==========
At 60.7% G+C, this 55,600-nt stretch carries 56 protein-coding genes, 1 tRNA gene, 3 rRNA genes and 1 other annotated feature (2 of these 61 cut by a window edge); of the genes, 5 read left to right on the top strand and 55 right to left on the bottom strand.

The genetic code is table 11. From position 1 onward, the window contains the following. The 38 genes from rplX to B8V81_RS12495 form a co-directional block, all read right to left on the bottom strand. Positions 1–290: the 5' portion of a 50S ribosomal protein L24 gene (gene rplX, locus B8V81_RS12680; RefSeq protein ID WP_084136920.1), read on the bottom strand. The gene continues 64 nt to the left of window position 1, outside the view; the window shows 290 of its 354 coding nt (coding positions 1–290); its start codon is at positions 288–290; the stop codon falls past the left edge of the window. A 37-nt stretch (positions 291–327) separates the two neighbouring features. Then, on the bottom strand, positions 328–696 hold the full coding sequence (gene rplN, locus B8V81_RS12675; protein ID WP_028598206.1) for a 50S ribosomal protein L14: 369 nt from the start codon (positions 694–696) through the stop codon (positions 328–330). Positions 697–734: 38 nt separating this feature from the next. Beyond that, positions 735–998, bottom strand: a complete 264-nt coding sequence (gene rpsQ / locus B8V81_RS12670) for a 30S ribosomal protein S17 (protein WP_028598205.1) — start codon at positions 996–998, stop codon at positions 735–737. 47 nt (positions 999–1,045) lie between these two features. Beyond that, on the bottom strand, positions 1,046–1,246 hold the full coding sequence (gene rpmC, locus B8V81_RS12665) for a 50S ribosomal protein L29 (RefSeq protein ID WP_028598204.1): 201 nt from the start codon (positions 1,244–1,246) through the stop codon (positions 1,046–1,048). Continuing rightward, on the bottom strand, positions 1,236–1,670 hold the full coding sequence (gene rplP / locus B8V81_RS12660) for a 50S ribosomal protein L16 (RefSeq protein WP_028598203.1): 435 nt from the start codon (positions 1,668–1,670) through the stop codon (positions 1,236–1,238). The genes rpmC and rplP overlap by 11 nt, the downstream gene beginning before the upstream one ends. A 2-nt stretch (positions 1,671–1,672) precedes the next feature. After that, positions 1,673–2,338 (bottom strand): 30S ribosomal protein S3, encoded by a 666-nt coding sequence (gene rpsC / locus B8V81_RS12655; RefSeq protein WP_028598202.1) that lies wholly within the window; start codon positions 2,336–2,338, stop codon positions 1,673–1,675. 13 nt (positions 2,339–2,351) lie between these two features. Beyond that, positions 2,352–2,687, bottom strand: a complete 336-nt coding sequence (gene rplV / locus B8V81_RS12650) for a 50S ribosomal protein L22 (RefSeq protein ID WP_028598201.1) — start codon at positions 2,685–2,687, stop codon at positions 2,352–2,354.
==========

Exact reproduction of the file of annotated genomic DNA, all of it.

At 60.7% G+C, this 55,600-nt stretch carries 56 protein-coding genes, 1 tRNA gene, 3 rRNA genes and 1 other annotated feature (2 of these 61 cut by a window edge); of the genes, 5 read left to right on the top strand and 55 right to left on the bottom strand.

The genetic code is table 11. From position 1 onward, the window contains the following. The 38 genes from rplX to B8V81_RS12495 form a co-directional block, all read right to left on the bottom strand. Positions 1–290: the 5' portion of a 50S ribosomal protein L24 gene (gene rplX, locus B8V81_RS12680; RefSeq protein ID WP_084136920.1), read on the bottom strand. The gene continues 64 nt to the left of window position 1, outside the view; the window shows 290 of its 354 coding nt (coding positions 1–290); its start codon is at positions 288–290; the stop codon falls past the left edge of the window. A 37-nt stretch (positions 291–327) separates the two neighbouring features. Then, on the bottom strand, positions 328–696 hold the full coding sequence (gene rplN, locus B8V81_RS12675; protein ID WP_028598206.1) for a 50S ribosomal protein L14: 369 nt from the start codon (positions 694–696) through the stop codon (positions 328–330). Positions 697–734: 38 nt separating this feature from the next. Beyond that, positions 735–998, bottom strand: a complete 264-nt coding sequence (gene rpsQ / locus B8V81_RS12670) for a 30S ribosomal protein S17 (protein WP_028598205.1) — start codon at positions 996–998, stop codon at positions 735–737. 47 nt (positions 999–1,045) lie between these two features. Beyond that, on the bottom strand, positions 1,046–1,246 hold the full coding sequence (gene rpmC, locus B8V81_RS12665) for a 50S ribosomal protein L29 (RefSeq protein ID WP_028598204.1): 201 nt from the start codon (positions 1,244–1,246) through the stop codon (positions 1,046–1,048). Continuing rightward, on the bottom strand, positions 1,236–1,670 hold the full coding sequence (gene rplP / locus B8V81_RS12660) for a 50S ribosomal protein L16 (RefSeq protein WP_028598203.1): 435 nt from the start codon (positions 1,668–1,670) through the stop codon (positions 1,236–1,238). The genes rpmC and rplP overlap by 11 nt, the downstream gene beginning before the upstream one ends. A 2-nt stretch (positions 1,671–1,672) precedes the next feature. After that, positions 1,673–2,338 (bottom strand): 30S ribosomal protein S3, encoded by a 666-nt coding sequence (gene rpsC / locus B8V81_RS12655; RefSeq protein WP_028598202.1) that lies wholly within the window; start codon positions 2,336–2,338, stop codon positions 1,673–1,675. 13 nt (positions 2,339–2,351) lie between these two features. Beyond that, positions 2,352–2,687, bottom strand: a complete 336-nt coding sequence (gene rplV / locus B8V81_RS12650) for a 50S ribosomal protein L22 (RefSeq protein ID WP_028598201.1) — start codon at positions 2,685–2,687, stop codon at positions 2,352–2,354.